ATTORNEY GENERAL TONG BACKS BILL TO OVERTURN TRUMP MUSLIM BAN, END IMMIGRATION DISCRIMINATION ON THE BASIS OF RELIGION
(Hartford, CT) -- Attorney General William Tong joined a coalition of 19 attorneys general, led by Minnesota Attorney General Keith Ellison, in urging Congress to support a bill that would expand the anti-discrimination protections in the Immigration and Naturalization Act to prohibit discrimination on the basis of religion in immigration decisions.
The National Origin-Based Antidiscrimination for Nonimmigrants Act, or NO BAN Act (H.R. 2214/S. 1123), is a response to the U.S. Supreme Court’s 2018 ruling in Trump v. Hawaii that allowed President Trump’s third iteration of his immigration travel ban, effectively a Muslim Ban, to take effect. The bill was raised in Congress yesterday before a special joint hearing of the House Judiciary Committee’s Subcommittee on Immigration and Citizenship and the House Foreign Affairs Committee’s Subcommittee on Oversight and Investigations to discuss the Muslim Ban.
"The Muslim Ban is about hate, pure and simple. It is about harnessing and fomenting hate and fear to divide our country and drive support for the Trump Administration. History will not look kindly on this attempt to revive the worst of our nation's discriminatory immigration practices. I urge Congress to back the NO BAN Act to overturn the Muslim ban and make it clear—as it should always have been-- that immigration discrimination on the basis of religion is unlawful and unacceptable," said Attorney General Tong. "American history is at times a story of unlearned lessons. We were wrong when our immigration laws discriminated against the Chinese, the Jews from Eastern Europe, the Japanese, and so many more. We study these shameful moments in our history, and then we make the same terrible mistakes, again and again."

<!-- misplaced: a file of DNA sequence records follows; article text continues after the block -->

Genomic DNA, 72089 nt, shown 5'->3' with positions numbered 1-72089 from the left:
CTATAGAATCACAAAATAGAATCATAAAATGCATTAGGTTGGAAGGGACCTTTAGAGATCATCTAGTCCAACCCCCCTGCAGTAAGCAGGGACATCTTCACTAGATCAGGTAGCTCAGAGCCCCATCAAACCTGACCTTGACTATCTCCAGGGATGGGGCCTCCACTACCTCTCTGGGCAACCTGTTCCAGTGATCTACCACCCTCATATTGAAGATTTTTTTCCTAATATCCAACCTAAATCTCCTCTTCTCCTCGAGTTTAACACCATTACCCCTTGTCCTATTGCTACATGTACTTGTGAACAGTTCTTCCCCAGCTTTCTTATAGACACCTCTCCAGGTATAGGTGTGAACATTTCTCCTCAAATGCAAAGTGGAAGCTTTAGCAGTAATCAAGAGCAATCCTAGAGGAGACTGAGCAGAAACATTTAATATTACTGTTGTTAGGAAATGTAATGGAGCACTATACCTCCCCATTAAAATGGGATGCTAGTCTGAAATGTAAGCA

In the letter to Congressional leaders submitted for yesterday's hearing, Attorney General Tong and the coalition assert that the President’s Muslim Ban “resurfaces the discriminatory practices and anti-immigrant sentiments of immigration laws form the early 1900s,” contrary to Congressional intent. They urge Congress to “right this wrong by restoring the balance of powers, limiting overly broad executive authority to issue future discriminatory travel bans, and reasserting the rule of law and decency.” The NO BAN Act requires future presidents and secretaries of state to provide specific evidence in support of any proposed suspension of a class of immigrants, consult with Congress before doing so, and use the least restrictive means necessary. The Act also repeals the Muslim Ban.
Attorney General Tong and the coalition highlight some of the damage that the Muslim Ban has caused around the country. They argue that the NO BAN Act is a “rational and pragmatic solution to the grave harms caused by the President’s Muslim Ban” and would benefit all Americans by bolstering the economy, strengthening local communities, and improving safety for everyone.
Joining Attorney General Tong and Minnesota Attorney General Ellison in the letter are the attorneys general of California, Colorado, Delaware, the District of Columbia, Hawaii, Illinois, Iowa, Maryland, Massachusetts, Nevada, New Mexico, New York, Oregon, Rhode Island, Vermont, Virginia, and Washington.
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